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Thailand’s democratic dictatorship

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Analysis. After five years, the military rulers of Thailand, with help from the new king, have created a thoroughly undemocratic form of government. Elections are March 24.

written by Claudio Sopranzetti

Also filed under commentary

March 20, 2019

On March 24, Thailand will return to the polls, nearly five years after the coup on May 22, 2014, that removed Prime Minister Yingluck Shinawatra and brought General Prayuth Chan-ocha to power.

Although the elections would appear to promise a return to democracy, many in Thailand are not getting their hopes up for these upcoming elections. The country has changed since Prayuth seized power, and these changes will most likely render the vote a mere formality instead of marking an end to military rule. Just a few years ago, few would have predicted such a situation.

In the 15 years before the 2014 coup, Thailand had experienced an unprecedented political awakening. A period of mass mobilization started in 2001 with the election of Thaksin Shinawatra, Yingluck’s brother, and culminated in enormous mass demonstrations with people wearing red shirts in support of Shinawatra and yellow shirts in support of the opposition, which took place without interruption between 2008 and 2014.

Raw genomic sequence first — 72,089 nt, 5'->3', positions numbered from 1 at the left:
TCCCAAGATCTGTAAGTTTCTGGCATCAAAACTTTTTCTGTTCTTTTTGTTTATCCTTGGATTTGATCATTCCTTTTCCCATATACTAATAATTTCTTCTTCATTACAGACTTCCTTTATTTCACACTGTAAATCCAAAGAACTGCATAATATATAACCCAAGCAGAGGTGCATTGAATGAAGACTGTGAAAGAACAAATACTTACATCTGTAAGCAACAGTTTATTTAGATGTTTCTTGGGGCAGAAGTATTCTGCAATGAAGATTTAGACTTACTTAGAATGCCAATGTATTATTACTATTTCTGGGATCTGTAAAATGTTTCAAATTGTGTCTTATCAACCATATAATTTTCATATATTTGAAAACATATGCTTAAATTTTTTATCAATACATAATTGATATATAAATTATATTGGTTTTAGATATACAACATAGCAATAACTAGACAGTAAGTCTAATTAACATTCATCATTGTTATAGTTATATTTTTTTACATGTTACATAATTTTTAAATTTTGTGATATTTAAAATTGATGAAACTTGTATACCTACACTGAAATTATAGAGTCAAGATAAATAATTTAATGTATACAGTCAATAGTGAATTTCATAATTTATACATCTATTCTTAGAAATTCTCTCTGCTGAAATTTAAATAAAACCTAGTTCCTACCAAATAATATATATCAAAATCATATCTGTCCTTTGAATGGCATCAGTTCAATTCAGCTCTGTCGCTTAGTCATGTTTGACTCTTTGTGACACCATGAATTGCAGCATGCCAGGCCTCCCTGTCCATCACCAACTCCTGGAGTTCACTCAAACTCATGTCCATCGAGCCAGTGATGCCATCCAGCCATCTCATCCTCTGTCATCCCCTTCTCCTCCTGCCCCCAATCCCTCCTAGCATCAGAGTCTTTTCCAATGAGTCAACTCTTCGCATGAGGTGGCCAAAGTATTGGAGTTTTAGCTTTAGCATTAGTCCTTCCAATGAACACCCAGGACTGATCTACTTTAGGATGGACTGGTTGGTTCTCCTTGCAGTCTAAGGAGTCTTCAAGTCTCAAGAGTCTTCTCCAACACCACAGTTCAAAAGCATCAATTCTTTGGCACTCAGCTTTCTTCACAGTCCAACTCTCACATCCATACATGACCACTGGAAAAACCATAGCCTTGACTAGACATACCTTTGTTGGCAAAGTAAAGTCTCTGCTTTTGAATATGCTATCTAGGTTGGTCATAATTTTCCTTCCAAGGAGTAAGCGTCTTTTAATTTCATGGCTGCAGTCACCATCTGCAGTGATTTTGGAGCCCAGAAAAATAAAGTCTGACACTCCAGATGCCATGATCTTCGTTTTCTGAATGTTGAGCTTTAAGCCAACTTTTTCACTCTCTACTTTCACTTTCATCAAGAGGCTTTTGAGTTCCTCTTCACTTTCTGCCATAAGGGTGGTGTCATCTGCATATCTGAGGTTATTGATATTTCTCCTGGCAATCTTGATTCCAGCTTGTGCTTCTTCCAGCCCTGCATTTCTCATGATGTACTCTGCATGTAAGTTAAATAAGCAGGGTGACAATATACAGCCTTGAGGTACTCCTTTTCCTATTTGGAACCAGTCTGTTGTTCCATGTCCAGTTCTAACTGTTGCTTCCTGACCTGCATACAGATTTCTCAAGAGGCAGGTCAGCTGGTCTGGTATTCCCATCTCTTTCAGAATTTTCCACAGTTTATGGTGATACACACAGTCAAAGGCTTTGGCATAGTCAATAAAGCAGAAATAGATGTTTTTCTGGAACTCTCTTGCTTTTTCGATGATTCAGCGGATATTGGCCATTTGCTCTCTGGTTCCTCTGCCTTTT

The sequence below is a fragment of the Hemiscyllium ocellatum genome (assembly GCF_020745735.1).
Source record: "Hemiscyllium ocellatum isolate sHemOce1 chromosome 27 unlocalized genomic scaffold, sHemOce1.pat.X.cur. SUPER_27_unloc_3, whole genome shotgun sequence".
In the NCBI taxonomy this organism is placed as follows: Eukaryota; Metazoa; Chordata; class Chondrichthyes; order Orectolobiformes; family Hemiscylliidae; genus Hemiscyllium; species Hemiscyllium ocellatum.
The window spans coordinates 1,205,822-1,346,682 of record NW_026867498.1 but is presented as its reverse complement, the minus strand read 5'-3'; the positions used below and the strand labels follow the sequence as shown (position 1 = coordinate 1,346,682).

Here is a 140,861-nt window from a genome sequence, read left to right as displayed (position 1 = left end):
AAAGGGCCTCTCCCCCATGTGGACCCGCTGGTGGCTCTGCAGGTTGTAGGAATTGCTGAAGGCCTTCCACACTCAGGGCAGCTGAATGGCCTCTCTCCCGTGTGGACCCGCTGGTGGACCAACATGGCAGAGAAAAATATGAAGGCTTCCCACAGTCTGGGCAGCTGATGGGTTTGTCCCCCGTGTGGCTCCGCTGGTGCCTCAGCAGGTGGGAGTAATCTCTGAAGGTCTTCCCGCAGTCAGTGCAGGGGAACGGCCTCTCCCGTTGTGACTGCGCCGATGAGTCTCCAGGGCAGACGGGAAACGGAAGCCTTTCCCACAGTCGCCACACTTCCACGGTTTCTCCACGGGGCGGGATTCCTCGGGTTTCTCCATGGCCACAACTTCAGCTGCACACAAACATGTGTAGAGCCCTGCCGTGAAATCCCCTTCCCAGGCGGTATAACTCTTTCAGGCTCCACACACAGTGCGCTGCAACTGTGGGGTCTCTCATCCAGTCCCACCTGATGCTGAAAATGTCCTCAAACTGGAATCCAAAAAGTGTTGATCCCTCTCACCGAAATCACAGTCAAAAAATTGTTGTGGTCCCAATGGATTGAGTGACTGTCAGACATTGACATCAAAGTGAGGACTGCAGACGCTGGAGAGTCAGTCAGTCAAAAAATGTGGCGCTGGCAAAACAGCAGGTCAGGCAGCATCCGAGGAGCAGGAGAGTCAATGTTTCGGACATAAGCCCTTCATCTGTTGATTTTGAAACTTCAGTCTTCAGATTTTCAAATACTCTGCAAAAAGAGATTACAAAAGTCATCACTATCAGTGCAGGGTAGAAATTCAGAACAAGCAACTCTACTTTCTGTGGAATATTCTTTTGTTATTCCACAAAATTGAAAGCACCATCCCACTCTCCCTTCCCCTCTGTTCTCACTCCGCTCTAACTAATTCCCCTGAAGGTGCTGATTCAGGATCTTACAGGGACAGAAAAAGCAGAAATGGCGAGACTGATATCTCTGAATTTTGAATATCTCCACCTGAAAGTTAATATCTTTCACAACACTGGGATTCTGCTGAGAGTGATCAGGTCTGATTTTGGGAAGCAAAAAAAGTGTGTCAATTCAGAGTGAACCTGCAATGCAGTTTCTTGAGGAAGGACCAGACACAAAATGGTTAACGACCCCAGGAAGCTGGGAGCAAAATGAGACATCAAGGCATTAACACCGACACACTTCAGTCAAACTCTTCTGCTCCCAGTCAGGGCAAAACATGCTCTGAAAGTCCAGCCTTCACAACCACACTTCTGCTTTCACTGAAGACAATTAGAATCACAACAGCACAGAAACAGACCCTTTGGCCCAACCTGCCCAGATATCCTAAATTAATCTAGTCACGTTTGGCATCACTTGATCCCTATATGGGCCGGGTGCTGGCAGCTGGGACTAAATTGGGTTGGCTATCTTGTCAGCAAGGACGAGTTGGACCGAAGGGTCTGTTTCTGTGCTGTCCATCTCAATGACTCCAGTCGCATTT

Since Prayuth seized power, however, the military government has managed, against all odds, to beat back the wave of public participation by banning public meetings; closing newspapers, radio and television stations; and persecuting activists from both sides, by means both legal and outside the law.

Thus, in just five years, Thailand has gone from being the model for democratization in Southeast Asia to ranking at the bottom, its freedom indices dropping in 2019 to the same level as in neighboring Myanmar, which is........

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